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Commodore 64: Remembering the computer that gave birth to PC gaming

The Commodore 64 – one of the best-selling computers of all time – reached the ripe old age of 35 this year. US reporter Chris Smith, a man of the same age, looks back on his earliest gaming experiences…

The other night I was having a right moan about modern gaming. Coming home from the pub and wanting to play video games, yet having to wait for a 6GB file to install, neatly summed up my frustrations.

Contrarily, my wife was half way through Super Mario Bros. on the Raspberry Pi by the time I’d finished installing the Rise of the Tomb Raider disc.

The truth is, it wasn’t much better in 1991, when I received a Commodore 64 for Christmas, a little after its heyday had come and gone.

Back then, it was slide a copy of Dizzy into the Datasette tape deck, hit Shift+Run/Stop on the keyboard, and go downstairs for dinner in the hope it had loaded by the time you’d cleared the plate.

The more things change, the more they stay the same.

Thankfully, rather than staring at a PS4-style loading screen while the MBs slowly tick down, leaving the room was pretty much your only option in the C64 era. Those seizure-inducing coloured load screens and awful static sounds only served to amplify the agonising, interminable wait.

“Beeeeeeeeeeeep… NAAARRRRRRRRRRRRRR… Beeeeeeeeep… NARRRRRRRRRR…”

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Commodore 64 – 35 years ancient

The Commodore 64 has now turned 35, having first gone on sale in August 1982 for a then-remarkable $595. That was less half the price of the Apple II, which boasted the same 64KB of RAM.

It was the first truly affordable personal computer and probably deserves more credit for spearheading that revolution than it’s currently afforded. Over time it would sell more than 20 million units, incredible even by today’s standards.

To help replenish my own affections for the C64, I typed “Commodore 64 memories” into Google. The top result was “20KB of read-only memory”. Funny Google.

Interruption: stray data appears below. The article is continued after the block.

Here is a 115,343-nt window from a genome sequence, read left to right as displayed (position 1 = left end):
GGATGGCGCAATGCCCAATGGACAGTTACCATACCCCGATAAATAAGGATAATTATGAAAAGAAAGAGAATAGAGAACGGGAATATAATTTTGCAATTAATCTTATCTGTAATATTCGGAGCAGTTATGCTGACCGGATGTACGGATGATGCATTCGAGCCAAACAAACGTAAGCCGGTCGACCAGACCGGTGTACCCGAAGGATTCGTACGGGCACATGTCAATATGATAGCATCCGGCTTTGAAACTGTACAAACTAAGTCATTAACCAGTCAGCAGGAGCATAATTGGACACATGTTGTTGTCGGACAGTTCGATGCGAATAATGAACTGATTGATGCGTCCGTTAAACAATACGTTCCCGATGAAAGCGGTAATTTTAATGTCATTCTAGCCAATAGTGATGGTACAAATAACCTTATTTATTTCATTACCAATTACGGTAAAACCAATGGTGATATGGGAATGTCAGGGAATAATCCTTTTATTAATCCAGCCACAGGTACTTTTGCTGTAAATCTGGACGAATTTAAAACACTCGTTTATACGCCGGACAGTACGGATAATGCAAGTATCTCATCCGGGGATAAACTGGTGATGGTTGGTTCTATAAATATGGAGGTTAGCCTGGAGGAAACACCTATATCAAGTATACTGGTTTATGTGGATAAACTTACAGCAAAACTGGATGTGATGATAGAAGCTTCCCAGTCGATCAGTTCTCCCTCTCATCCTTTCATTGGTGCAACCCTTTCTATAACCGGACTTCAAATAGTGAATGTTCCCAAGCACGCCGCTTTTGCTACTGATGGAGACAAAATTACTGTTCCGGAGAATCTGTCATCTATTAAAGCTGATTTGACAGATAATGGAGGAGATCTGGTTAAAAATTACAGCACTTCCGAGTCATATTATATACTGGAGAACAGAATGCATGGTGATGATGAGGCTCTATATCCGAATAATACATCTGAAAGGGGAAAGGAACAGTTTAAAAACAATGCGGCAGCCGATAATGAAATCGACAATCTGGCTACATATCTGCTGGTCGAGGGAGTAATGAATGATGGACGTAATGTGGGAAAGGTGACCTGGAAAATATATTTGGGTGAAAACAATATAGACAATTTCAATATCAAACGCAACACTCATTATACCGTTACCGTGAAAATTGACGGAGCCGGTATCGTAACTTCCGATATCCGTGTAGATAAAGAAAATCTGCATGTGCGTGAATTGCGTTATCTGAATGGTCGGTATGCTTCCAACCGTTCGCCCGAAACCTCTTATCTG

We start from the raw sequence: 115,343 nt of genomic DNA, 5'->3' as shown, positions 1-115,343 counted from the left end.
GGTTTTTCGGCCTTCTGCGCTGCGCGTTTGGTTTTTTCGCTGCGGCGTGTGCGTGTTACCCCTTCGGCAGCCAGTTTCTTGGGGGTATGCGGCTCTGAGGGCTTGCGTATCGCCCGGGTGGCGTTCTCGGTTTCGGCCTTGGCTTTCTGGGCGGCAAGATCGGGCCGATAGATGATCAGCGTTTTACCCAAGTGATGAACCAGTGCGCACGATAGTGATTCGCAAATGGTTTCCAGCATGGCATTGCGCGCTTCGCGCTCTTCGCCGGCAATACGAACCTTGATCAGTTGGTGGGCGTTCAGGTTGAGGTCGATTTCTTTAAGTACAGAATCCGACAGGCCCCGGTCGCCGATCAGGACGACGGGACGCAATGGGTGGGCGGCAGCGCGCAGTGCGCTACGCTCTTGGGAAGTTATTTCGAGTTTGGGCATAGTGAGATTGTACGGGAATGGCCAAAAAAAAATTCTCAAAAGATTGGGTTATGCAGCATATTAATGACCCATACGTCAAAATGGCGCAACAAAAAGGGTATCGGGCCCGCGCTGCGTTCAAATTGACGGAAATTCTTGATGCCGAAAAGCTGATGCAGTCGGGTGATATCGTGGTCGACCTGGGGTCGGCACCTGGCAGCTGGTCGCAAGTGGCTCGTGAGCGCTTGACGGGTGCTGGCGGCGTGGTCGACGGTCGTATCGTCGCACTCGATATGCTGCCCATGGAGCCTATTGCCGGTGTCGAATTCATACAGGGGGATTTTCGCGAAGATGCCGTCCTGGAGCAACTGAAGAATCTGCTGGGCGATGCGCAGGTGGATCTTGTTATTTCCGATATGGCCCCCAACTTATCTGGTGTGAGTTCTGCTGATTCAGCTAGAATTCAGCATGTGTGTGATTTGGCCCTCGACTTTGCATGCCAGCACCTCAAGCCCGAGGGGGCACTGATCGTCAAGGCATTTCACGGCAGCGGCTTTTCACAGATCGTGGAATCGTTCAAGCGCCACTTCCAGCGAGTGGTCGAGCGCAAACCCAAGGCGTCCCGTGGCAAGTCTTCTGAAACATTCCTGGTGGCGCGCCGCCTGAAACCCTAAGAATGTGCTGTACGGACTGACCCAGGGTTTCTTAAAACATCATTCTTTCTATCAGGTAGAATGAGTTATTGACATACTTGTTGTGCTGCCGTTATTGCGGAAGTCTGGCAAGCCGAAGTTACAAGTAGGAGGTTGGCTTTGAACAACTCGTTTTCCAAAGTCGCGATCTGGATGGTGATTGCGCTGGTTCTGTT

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It’s still incredible to think what developers like Ocean and Codemasters were able to do given so little resources. And some of those title themes were don’t-make-’em-like-that-anymore unreal.

Despite the especially ungodly loading times, Kenny Dalglish Soccer Manager (which actually came on two tapes) was probably my favourite C64 game. With the need to go all the way from the 4th division to the 1st division, it was certainly the one I spent most time with.

In many ways it was a brilliant precursor to what was to come within that genre; from the way it organised the menus and used scouts to find players, to the ongoing indications of job security in-match highlights.

It would spawn a dangerous obsession with Championship Manager and then Football Manager, to which entire summers were lost, and I dare not go near these days.

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Elsewhere, I think I went through about three joysticks absolutely hammering them with Daley Thompson’s Decathlon, another game where speed of hand (that 400m was an endurance test for the ages) and perfect timing helped to overcome the visual shortcomings.

However, as a gaming machine (which is how I exclusively used it), the C64 remains in the long shadow of the Sprectrum ZX. Many of the best games for the system were ports from the Sinclair machines.

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Commodore 64 at 35 – memories of a pirate’s life

Of course, amid these moans about the Datassette, the cassette format did have one monumental advantage over its floppy drive counterpart – the consummate ease at which tapes were pirated.

Between your mates, you only really had to buy one copy of any game. It didn’t really seem like stealing at the time – more like swapping. It appeared to be more like recording something off the telly using a VCR, rather than sneaking a camcorder into the cinema.

Back then you could get loads of games on a single tape, accompanied by handwritten liner notes telling you precisely where to wind the Datassette’s counter digits in order to find them.

Eventually, karma would catch up to me for playing pirated games. My own C64 would succumb after I dropped a can of Lynx Oriental body spray, the official fragrance of ’90s pubescence, onto the said Datassette mid-load.

It would never recover to load another game, no matter how long I waited. That didn’t stop my dad selling the C64 for £65, the rogue.

That cash funded a Sega Master System purchase and I’d never endure a proper wait for a game to load again… until buying a PS4 Pro, that is.

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Do you have golden memories of the Commodore 64? Drop us a line @trustedreviews on Twitter.

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